The queries this promotion will be displayed for are all based around navigational structural elements. This requires some knowledge of the navigational query syntax, and also provides an odd user experience, because the promotions only display on the main CSE tab, and the organic results from indexed sites turn up all manner of odd results for queries like “week 3” and “topic 1a q4″… (You can try out the CSE here.)
The promotions I have specified so far also lack several things:
1) queries based on the actual question description, so that a query related to the question might pull the corresponding promotion into the search results (would that be useful?)
2) a sensible link. At the moment, there is no obvious way in the SA document of identifying one or more resources that particularly relate to a specific question. If there was such a link, then we could use that information to automatically associate a link with a question in the corresponding promotions element. (The original design of the course imagined the Structured Authoring document itself being constructed automatically from component parts. In particular, it was envisioned that suggested links would be tagged on a social bookmarking service and then automatically pulled into the appropriate area of the Structured Authoring document. Resources could then be tagged in a way that associates them with one or more questions (or topics), either directly though a question ID, or indirectly through matching subject tags on a question and on a resource. The original model also considered the use of “suggested search queries” that would be used to populate suggested resources lists with results pulled in live from a (custom) search engine…)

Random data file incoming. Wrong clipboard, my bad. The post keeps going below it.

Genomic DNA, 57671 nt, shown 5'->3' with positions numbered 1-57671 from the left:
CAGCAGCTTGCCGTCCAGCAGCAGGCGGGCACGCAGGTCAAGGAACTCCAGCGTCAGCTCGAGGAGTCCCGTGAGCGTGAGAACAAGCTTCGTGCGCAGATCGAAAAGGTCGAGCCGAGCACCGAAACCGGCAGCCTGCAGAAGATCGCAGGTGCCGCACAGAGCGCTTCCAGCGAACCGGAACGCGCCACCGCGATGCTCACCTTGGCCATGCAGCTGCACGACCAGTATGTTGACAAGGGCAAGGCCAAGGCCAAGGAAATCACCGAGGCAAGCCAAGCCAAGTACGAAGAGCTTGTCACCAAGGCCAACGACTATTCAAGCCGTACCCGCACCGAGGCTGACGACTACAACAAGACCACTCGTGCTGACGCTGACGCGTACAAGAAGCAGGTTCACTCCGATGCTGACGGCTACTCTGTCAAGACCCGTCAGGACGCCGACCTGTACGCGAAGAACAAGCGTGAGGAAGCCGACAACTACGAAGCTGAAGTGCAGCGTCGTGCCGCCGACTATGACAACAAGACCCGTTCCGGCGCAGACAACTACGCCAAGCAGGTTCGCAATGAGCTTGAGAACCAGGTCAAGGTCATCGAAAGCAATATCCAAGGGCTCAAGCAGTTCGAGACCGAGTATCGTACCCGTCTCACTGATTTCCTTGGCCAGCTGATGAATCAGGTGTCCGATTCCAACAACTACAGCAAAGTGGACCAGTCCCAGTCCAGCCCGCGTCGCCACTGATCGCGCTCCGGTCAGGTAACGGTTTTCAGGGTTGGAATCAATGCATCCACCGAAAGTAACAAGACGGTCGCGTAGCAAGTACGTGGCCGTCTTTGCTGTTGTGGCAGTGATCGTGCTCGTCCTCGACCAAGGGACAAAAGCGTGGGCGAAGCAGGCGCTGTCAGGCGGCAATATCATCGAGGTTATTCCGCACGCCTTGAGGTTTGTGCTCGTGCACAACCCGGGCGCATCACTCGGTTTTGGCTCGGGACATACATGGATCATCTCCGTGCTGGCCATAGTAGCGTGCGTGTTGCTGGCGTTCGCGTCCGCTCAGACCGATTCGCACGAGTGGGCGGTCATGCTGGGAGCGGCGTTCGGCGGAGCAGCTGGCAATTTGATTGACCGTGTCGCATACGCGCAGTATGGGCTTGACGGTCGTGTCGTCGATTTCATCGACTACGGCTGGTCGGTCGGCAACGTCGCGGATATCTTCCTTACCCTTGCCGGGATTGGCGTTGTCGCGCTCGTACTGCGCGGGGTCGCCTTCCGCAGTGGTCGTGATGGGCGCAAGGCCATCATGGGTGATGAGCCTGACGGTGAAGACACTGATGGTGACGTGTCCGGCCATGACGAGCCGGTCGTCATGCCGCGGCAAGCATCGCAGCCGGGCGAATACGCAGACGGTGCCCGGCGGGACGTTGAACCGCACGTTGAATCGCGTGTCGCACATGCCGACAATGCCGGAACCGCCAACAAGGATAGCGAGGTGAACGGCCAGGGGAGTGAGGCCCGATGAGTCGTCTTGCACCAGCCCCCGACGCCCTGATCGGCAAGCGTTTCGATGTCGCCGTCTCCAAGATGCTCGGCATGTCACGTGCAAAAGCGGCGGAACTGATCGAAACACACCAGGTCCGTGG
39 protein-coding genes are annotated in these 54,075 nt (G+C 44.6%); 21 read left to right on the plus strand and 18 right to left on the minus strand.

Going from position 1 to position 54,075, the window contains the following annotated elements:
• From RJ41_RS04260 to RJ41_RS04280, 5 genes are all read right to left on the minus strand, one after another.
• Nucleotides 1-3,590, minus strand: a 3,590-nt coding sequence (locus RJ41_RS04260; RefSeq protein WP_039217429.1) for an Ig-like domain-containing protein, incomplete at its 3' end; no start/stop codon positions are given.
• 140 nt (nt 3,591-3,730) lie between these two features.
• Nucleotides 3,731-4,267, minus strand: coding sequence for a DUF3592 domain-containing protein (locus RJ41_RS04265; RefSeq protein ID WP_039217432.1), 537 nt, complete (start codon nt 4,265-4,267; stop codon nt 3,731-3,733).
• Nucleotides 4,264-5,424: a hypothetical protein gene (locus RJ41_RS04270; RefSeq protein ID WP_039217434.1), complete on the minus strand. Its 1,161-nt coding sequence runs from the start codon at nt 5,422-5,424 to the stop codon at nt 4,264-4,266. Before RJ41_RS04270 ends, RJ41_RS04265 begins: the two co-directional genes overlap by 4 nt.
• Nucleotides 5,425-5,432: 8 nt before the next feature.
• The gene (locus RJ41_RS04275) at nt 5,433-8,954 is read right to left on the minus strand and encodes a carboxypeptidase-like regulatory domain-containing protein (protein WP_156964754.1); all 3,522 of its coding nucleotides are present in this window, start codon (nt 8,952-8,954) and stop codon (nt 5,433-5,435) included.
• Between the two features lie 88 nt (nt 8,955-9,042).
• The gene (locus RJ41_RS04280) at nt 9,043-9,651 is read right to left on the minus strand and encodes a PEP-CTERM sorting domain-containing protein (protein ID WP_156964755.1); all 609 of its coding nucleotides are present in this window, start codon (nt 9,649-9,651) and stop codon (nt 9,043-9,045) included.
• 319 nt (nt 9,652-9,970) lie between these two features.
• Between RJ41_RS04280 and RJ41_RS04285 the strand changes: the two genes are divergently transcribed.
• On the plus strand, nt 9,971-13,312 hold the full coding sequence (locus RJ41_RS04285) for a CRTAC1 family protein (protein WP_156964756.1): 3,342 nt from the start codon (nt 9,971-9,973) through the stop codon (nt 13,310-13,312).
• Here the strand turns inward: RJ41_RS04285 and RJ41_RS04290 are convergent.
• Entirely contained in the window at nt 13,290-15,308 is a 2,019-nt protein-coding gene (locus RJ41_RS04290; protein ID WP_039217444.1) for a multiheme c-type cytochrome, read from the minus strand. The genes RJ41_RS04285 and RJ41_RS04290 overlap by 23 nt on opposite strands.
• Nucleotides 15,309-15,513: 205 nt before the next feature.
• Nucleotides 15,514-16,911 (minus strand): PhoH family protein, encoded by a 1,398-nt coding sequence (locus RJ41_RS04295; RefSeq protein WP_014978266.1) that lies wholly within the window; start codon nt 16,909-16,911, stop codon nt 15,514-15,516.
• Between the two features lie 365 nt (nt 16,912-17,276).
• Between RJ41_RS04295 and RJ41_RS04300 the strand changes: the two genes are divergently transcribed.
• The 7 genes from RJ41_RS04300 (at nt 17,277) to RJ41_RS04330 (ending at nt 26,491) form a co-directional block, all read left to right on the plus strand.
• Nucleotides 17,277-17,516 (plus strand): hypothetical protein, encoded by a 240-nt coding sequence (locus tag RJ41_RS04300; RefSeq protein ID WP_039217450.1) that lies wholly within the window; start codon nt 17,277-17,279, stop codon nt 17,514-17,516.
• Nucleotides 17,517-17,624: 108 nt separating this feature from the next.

At the moment, it is possible to exploit the T151 document structure to generate these canned navigational queries. The question now is: are promotional links a useful feature, and how might we go about automatically identifying subject meaningful queries?
At the limit, we might imagine the course custom search engine interface being akin to the command line in a text based adventure game, with the adventure itself being the learning journey, and the possible next step a combination of Promotions based guidance and actual search results…
[Code for the link scraping/CSE file generation and mindmap generator built around the T151 SA docs can be found at Github: Course Custom Search Engines]
PS as ever, I tend to focus on tinkering around a rapid prototype/demonstration at the technical systems overview level, with a passing nod to the usefulness of the service (which, as noted above, is a bit patchy where the searchengine index is sparse). What I haven’t done is spend much time thinking about the pedagogical aspects relating to how we might make most effective use of custom search engines in the course context. From a scoping point of view, I think there are a several things we need to unpick that relate to this: what is it that students are searching for, what context are they searching in, and what are they expecting to discover?
My original thinking around custom course search engines was that they would augment a search across course materials by providing a way of searching across the full text of resources* linked to from the course materials, and maybe also provide a context for searching over student suggested resources.